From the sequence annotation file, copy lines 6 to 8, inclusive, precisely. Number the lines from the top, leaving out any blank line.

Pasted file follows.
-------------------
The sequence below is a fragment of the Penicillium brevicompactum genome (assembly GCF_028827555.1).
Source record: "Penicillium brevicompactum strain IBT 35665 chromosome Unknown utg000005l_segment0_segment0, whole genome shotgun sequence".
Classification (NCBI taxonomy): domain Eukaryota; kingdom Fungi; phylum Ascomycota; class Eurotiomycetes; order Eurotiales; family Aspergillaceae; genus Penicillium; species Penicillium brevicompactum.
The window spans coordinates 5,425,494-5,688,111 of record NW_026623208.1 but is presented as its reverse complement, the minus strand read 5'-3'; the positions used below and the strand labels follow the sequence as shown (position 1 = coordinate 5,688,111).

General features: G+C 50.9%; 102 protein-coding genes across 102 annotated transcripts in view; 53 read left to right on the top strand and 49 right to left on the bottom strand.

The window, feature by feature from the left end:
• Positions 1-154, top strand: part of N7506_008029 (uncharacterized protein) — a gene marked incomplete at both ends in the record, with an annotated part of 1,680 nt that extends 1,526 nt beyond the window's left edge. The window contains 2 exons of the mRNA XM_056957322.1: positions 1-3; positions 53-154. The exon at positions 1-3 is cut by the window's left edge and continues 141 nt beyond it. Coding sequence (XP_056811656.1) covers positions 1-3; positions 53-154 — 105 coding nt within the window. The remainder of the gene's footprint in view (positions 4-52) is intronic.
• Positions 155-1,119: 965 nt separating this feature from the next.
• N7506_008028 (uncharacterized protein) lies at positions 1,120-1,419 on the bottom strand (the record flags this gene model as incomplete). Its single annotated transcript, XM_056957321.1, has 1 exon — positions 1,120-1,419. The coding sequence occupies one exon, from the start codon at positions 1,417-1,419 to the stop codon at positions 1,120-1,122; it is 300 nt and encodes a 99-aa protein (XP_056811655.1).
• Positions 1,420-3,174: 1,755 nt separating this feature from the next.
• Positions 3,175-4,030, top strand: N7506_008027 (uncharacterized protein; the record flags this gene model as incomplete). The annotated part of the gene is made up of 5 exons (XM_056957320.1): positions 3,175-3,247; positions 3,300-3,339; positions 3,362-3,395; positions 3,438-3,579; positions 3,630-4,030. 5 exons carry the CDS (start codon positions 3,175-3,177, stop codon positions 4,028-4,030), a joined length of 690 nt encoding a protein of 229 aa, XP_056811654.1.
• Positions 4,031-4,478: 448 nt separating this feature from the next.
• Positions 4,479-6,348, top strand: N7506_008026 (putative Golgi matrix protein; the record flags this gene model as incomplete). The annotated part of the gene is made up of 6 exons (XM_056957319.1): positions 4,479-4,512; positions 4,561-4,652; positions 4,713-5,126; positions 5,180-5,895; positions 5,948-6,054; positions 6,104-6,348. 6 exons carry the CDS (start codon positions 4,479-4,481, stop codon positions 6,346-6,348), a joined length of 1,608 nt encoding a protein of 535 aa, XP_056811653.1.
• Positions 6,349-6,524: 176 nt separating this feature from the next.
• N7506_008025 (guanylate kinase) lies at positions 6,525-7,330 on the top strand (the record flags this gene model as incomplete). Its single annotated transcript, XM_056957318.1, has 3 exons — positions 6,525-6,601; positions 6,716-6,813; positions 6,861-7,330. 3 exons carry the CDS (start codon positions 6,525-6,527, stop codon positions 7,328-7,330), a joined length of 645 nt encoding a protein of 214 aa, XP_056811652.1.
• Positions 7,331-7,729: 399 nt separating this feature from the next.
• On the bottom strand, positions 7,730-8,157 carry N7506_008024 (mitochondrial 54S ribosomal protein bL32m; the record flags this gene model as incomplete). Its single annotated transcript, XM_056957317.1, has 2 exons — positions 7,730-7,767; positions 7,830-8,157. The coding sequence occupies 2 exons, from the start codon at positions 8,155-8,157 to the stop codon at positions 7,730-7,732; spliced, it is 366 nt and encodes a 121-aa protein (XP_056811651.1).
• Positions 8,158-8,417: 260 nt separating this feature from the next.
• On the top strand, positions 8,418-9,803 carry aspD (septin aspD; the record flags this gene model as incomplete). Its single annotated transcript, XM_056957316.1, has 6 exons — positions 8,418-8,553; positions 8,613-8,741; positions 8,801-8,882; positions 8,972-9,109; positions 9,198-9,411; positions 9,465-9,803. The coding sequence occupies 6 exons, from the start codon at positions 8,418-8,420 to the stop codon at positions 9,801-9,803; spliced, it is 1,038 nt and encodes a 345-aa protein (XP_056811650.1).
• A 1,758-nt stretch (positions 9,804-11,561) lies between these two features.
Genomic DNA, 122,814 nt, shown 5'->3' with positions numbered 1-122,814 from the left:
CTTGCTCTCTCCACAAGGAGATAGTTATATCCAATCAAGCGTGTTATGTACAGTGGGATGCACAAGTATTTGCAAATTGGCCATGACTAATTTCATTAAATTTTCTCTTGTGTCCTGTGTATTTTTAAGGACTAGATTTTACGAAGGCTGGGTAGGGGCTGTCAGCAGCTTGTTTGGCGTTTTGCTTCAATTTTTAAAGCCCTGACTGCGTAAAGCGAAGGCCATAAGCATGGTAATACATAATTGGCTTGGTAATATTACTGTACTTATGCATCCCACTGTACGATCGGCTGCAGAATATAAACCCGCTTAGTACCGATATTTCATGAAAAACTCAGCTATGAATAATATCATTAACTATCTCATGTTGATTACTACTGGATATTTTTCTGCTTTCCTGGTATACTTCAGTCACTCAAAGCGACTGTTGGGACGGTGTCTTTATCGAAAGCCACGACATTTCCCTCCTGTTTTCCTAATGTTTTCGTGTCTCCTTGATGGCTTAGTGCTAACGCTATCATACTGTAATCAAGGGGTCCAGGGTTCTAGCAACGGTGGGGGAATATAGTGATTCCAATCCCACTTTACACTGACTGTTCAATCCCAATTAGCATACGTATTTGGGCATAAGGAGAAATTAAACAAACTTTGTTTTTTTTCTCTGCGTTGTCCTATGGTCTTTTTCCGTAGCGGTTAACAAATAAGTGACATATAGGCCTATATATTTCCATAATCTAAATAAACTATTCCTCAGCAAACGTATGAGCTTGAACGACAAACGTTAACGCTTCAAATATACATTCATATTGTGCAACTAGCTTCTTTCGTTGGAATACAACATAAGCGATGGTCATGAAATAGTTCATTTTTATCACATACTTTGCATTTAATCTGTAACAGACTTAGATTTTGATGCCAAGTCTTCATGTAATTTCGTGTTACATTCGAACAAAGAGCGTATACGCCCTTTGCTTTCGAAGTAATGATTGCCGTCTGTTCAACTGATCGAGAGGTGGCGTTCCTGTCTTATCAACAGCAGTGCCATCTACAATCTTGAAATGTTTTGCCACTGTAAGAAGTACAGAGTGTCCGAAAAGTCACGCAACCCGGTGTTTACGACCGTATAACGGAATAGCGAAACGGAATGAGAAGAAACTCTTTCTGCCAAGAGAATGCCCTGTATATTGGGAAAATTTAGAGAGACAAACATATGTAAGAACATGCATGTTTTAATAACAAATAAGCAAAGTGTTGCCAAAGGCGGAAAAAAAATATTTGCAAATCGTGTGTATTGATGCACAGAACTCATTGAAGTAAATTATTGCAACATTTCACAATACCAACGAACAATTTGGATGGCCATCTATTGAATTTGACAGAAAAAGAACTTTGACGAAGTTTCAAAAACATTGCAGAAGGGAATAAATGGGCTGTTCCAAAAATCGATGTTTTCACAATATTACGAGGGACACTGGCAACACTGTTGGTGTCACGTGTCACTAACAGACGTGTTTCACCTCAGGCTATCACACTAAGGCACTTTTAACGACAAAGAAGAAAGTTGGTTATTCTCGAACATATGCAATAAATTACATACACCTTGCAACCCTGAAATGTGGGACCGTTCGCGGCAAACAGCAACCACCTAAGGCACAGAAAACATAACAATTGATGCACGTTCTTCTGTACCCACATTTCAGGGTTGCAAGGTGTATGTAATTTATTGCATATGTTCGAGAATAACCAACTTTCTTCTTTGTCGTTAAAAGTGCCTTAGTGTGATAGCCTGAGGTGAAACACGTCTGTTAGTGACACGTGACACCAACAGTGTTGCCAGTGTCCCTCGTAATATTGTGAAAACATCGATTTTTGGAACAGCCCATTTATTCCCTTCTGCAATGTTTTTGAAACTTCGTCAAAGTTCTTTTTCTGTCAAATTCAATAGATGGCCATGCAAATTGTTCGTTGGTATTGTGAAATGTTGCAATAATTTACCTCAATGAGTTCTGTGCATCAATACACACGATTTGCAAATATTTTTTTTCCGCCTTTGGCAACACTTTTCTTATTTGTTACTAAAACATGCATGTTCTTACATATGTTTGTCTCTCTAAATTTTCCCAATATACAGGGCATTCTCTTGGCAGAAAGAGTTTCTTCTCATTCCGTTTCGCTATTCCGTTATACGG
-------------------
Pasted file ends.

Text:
The window, feature by feature from the left end:
• Positions 1-154, top strand: part of N7506_008029 (uncharacterized protein) — a gene marked incomplete at both ends in the record, with an annotated part of 1,680 nt that extends 1,526 nt beyond the window's left edge. The window contains 2 exons of the mRNA XM_056957322.1: positions 1-3; positions 53-154. The exon at positions 1-3 is cut by the window's left edge and continues 141 nt beyond it. Coding sequence (XP_056811656.1) covers positions 1-3; positions 53-154 — 105 coding nt within the window. The remainder of the gene's footprint in view (positions 4-52) is intronic.
• Positions 155-1,119: 965 nt separating this feature from the next.